Ghosts of Futures Past/Dirty Old Men

I’ve been reading a bit about hauntology lately and considering how my own work relates to the concept.  The term itself appears to be somewhat ambiguous.  Introduced by Derrida, it is, put simply, concerned with the significance of the past in our present.  The term has also been applied to certain fields of music and, in particular, artists who have mined digital and analogue archives in search of potentially creative material.  As a concept, I can’t help thinking that it’s all a bit obvious and has already been exhausted in several other areas of philosophy.  Still, I like the “literal” element of phantoms and spectres that seems to be a recurring theme: the imprinting of a past  life or death on something as tangible as a building or landscape.

A couple of weeks ago, I went to see a live performance by the band Public Service Broadcasting.  During the gig I kept thinking about this whole hauntology malarkey.  Sound-wise they have a very post-rock feel – long instrumental numbers that slowly build to a cacophonous crescendo – albeit with a strong sense of parody – and littered with samples of “Keep calm…”-style commentary, which struck me as being very nostalgic and yet very current – (I’ve lost count of the many variations of “Keep Calm and Carry On” that I’ve seen on Facebook in the last couple of years, and I wonder how many of those posting the images are aware of its origins).  Visually, the performance shared that same kind of recontextualisation as the audio material.  A stack of old-fashioned TVs had been piled on either side of the stage displaying meticulously edited archival news footage, occasionally combined with real-time video of the audience.  Whether this was a conscious fusing of past and present or pure gimmick remains unclear.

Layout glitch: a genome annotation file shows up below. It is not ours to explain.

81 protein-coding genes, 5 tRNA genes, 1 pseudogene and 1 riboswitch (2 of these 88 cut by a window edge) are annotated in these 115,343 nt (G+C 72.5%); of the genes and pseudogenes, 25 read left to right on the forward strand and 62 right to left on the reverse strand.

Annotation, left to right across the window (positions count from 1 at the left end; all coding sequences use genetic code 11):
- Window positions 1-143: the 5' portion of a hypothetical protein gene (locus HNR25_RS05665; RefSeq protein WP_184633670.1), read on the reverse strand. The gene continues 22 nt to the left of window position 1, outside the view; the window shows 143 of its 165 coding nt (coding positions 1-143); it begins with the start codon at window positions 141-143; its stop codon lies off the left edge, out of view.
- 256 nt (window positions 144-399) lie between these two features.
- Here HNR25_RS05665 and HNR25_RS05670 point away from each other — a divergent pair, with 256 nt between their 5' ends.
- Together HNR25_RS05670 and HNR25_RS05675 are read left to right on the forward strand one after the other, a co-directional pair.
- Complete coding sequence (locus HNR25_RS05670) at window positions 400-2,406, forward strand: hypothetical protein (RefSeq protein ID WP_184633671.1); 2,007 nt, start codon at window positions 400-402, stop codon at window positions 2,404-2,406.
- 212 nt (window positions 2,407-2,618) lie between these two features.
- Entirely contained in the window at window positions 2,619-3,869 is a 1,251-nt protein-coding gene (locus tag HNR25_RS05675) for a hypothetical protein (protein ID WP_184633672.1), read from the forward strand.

Overall, the mood was satirical, at times recalling  Harry Enfield’s public service announcement skits (see below).  Even the ritual of live performance was parodied, a faceless, stiff upper lipped-voice introducing the band members, telling the audience how nice it was to be “back in…[pregnant pause]…Aberdeen!” or announcing the end of the show followed by – gosh! – an encore.

It’s hard to imagine where PSB will go next – it feels like a very self-contained, one-off kind of project.  But maybe that’s the point…?  The sources that the band have incorporated into their act are ripe for piss-taking, even if many of those sources come from a dark part of our history.  Perhaps in a few years someone will create an act based entirely around the “dirty old celebrity” epidemic that we’re currently being made aware of.  Imagine a band riffing over Jimmy Saville’s “jingle jangle jewellery” catchphrase.  Would it be any more distasteful?

And finally…



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